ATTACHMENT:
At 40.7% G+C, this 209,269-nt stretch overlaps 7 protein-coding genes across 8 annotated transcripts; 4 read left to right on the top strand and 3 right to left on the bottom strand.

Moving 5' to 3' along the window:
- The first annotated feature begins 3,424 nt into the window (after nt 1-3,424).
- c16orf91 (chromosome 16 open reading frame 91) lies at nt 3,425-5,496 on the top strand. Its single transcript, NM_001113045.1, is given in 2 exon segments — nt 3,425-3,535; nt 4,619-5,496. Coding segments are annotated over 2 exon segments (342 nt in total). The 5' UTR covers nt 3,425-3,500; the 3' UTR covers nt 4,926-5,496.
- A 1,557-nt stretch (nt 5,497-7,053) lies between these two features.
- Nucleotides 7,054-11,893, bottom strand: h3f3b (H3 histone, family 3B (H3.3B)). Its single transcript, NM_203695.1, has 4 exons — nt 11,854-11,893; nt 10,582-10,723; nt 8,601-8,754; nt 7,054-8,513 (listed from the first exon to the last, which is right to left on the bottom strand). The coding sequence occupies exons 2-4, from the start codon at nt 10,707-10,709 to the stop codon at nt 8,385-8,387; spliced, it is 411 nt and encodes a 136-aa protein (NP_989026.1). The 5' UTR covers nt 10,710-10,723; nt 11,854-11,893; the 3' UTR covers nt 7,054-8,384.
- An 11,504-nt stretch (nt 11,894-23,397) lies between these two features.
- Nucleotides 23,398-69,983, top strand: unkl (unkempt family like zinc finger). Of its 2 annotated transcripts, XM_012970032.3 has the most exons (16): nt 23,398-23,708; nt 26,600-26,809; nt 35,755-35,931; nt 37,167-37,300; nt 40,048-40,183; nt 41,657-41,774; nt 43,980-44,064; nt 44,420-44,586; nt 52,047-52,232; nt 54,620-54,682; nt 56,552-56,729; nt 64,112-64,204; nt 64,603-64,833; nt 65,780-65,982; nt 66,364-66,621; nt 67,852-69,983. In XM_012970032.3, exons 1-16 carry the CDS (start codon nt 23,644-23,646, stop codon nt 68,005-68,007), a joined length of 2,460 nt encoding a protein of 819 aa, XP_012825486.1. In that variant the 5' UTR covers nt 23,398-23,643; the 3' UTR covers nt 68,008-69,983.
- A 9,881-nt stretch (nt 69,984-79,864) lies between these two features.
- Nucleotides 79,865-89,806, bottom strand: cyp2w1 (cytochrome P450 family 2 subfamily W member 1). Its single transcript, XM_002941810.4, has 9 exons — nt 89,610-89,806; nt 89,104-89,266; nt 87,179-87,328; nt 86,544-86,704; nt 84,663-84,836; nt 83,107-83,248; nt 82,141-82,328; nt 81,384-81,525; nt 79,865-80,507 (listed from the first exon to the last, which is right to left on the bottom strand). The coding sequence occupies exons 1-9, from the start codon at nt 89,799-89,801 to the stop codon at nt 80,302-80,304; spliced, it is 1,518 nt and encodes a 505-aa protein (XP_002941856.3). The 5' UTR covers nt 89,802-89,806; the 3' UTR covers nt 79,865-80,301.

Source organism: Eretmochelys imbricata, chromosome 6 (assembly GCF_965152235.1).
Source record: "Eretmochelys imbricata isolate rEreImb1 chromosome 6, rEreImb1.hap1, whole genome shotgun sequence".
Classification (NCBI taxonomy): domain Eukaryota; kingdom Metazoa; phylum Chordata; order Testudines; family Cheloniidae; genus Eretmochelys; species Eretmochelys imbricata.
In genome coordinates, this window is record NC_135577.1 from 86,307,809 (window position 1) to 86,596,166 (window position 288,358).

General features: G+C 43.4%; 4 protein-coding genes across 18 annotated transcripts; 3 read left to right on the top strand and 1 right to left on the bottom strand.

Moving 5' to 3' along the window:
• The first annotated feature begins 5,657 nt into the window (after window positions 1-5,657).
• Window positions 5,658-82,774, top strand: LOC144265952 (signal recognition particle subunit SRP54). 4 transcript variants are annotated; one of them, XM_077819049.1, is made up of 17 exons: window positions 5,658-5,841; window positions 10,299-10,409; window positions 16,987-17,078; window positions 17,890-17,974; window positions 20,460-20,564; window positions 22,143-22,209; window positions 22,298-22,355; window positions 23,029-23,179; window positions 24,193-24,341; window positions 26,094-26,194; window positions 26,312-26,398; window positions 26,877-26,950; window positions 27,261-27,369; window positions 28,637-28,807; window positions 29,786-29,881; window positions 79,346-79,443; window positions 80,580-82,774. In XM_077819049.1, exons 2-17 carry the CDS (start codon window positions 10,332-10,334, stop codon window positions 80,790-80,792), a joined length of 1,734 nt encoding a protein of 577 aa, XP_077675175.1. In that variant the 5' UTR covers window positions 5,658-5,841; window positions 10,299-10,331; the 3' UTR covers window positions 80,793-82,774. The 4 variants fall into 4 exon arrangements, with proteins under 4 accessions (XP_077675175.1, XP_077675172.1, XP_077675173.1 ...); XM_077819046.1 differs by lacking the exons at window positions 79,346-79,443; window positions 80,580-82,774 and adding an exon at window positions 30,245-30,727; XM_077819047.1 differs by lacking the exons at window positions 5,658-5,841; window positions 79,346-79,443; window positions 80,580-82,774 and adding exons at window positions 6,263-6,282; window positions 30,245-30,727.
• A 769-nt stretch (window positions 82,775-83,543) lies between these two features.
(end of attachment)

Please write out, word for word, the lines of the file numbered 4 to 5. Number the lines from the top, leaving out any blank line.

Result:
- c16orf91 (chromosome 16 open reading frame 91) lies at nt 3,425-5,496 on the top strand. Its single transcript, NM_001113045.1, is given in 2 exon segments — nt 3,425-3,535; nt 4,619-5,496. Coding segments are annotated over 2 exon segments (342 nt in total). The 5' UTR covers nt 3,425-3,500; the 3' UTR covers nt 4,926-5,496.
- A 1,557-nt stretch (nt 5,497-7,053) lies between these two features.